Any casual reader of RSBFS will know that must of us here are always very excited to see a special framed bike.  There is just something about the pure focus of them that stirs the emotions.  Many will be aware of Rickman, Egli, Bimota and maybe even Seeley.  Those of you over in the UK will undoubtable know of Spondon and Harris.  Here in the USA these British framed bikes are much less common, and that makes this Yamaha SRX powered Harris even more appealing.

This bike offers and amazing package for someone that is looking for something out of the ordinary to enjoy on track.  The Yamaha engine will offer low service costs and plenty of power.  There is still plenty of support for this engine, and Wiseco makes affordable pistons.  The less is more ethos means there are less components to wear, or need replacing over time, thus leaving more funds left over for track fees and slicks.  Seller states that much of the suspension is TZ250 so spares are available.  A factory service manual should help the new owner learn the ins and outs of the engine, another plus of having a race bike with a special frame, but standard based engine.

From The Seller’s Listing:

In 1993 and 1994, Harris Yamaha’s (SRX engine) won the British Singles Championship (Steve Ruth 1993; Dave Rawlins 1994). 1994, Jim Moodie won the inaugural Single Cylinder TT on a Harris SRX.  This Harris SRX is frame No. HPF1206.  I’ve owned and raced it, occaisionally, in AHRMA (SOS2), AMA (Mid-Ohio) and WERA (Clubman) since 2007. The frame, wheels, suspension (Ohlins shock) and brakes are TZ250 spec. The engine is built with +1 mm Arias 10.5:1 pistons, Megacycle cam, valves and springs, and oil cooler. Twin Mikuni flat slide carbs. 54 RWHP on MSP Cycle dyno.  It weighs nothing, has God’s own brakes, handles like a GP bike, is sized like a GP bike (it does not fit me at 6′-2″ and 200 lbs, and arthritis and multiple crashes no longer allow me to fold myself into the bike). It is a FUN bike to race.  The bike comes with gearing and some spares (footpegs, levers, clip-ons, brake pads, fork seals, belly pan for use without fairing) and the side stand shown.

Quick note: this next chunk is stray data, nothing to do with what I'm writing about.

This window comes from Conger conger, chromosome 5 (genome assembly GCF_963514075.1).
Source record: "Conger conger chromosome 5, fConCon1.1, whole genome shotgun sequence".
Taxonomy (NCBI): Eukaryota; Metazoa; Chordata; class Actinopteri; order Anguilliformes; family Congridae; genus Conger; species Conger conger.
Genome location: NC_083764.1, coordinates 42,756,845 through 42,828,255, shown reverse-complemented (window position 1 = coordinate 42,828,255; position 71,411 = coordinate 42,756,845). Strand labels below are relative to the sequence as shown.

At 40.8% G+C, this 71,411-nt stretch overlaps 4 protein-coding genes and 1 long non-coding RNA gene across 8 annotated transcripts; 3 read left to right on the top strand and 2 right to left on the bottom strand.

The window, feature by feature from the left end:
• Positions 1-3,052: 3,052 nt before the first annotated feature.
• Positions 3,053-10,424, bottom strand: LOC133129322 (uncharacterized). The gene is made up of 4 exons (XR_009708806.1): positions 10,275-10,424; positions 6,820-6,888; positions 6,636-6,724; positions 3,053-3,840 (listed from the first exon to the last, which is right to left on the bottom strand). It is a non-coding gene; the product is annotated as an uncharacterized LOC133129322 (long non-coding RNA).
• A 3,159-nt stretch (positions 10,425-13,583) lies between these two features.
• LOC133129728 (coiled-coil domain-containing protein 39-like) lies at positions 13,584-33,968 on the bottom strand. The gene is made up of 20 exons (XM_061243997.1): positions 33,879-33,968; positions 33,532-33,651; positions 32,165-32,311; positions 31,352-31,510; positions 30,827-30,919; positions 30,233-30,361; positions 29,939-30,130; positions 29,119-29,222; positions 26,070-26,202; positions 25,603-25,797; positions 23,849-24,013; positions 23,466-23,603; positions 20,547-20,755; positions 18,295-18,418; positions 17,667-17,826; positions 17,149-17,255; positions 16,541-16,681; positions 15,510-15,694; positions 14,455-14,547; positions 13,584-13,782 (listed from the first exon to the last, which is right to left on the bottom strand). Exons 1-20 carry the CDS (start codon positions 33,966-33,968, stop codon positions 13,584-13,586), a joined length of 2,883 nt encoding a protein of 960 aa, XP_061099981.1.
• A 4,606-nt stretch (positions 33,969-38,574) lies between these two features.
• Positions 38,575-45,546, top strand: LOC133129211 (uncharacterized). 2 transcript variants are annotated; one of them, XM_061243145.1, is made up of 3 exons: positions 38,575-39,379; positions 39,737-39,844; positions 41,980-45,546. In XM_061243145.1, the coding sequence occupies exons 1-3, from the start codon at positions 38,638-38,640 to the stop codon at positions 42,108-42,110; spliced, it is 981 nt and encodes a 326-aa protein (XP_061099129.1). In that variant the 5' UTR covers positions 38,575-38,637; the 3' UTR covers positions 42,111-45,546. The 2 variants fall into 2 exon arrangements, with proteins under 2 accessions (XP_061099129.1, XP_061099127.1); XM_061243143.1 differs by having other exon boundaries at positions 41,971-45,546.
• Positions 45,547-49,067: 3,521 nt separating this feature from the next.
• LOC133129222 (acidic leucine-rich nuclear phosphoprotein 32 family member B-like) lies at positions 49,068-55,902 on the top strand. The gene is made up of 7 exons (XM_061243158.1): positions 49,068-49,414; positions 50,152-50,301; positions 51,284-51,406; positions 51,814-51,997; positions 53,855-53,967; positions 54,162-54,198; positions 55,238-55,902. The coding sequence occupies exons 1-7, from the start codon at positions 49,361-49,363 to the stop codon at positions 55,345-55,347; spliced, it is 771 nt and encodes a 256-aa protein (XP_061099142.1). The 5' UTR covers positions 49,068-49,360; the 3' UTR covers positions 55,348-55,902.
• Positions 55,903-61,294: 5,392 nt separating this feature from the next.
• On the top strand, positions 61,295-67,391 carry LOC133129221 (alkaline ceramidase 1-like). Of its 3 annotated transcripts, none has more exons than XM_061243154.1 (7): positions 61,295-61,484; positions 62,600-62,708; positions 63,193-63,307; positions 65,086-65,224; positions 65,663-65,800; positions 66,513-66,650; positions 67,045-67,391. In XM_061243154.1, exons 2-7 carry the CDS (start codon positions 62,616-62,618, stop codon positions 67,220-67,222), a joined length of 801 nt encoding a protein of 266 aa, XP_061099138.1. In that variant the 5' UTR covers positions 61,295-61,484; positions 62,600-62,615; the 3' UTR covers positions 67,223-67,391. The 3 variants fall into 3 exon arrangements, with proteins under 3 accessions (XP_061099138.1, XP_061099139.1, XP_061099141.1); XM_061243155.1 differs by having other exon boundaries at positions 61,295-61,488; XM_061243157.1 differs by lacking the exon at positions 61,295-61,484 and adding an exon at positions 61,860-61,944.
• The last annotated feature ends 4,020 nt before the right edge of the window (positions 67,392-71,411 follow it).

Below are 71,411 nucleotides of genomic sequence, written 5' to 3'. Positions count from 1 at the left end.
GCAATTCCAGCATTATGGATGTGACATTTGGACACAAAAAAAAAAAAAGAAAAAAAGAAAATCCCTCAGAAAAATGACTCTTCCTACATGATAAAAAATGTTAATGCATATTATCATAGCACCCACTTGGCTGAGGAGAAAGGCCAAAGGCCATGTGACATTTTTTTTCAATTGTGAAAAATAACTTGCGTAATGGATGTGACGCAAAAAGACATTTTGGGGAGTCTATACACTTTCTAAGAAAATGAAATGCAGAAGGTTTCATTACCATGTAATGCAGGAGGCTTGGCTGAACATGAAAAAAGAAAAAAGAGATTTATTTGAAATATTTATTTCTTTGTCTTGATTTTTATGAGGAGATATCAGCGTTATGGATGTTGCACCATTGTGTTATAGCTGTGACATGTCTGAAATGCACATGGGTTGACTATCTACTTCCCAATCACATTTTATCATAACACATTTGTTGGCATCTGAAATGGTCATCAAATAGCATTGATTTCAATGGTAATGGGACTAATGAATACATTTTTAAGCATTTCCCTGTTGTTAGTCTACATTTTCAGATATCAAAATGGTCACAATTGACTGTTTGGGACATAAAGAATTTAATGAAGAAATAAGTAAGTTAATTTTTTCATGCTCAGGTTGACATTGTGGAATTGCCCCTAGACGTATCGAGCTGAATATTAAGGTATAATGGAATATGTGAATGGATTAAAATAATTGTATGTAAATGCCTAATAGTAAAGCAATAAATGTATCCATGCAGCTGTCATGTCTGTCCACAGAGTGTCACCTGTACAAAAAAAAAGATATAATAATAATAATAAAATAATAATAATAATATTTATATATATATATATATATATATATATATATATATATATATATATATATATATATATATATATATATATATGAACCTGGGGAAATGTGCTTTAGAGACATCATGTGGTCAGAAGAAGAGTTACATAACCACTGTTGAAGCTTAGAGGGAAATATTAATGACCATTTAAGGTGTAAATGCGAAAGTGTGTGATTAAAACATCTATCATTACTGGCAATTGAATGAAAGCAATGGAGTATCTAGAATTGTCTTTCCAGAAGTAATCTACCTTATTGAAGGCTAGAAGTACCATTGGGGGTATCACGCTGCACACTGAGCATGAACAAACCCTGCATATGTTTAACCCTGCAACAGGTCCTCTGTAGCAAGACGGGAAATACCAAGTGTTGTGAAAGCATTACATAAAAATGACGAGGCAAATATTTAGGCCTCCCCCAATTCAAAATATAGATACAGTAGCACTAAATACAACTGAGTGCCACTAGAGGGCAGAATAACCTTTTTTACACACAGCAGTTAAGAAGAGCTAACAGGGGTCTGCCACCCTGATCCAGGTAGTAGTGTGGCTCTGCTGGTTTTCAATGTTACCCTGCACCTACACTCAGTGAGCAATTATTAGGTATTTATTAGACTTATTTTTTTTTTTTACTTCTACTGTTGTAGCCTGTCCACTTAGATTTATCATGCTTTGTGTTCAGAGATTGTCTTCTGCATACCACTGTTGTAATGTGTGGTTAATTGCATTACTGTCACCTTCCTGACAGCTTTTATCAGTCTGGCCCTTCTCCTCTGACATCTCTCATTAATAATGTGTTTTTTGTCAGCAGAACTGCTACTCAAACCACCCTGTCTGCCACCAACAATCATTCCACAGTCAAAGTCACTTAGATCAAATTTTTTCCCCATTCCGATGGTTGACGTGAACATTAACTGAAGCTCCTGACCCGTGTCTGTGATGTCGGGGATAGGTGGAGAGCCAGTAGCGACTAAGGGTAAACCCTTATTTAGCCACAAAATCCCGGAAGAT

$7,995 in Talking Rock, GA.

As with many of these types of bikes, pricing is difficult at best.  The $8k asking price feels inline with other options in the class.  With the rise in prices of 90s street bikes one would be unlikely to be able to track a stock framed bike for much less.  The only optional downside is that these GP style bikes normally demand a jockey sized rider.  There are ways people have adjusted foot and hand controls to accommodate a full sized rider though.

Track Bike Tuesday:  Special Framed Harris Single Cylinder
Yamaha November 23, 2021 posted by

Track Day Tuesday: 1985 Yamaha FZ750 AHRMA Vintage Roadracer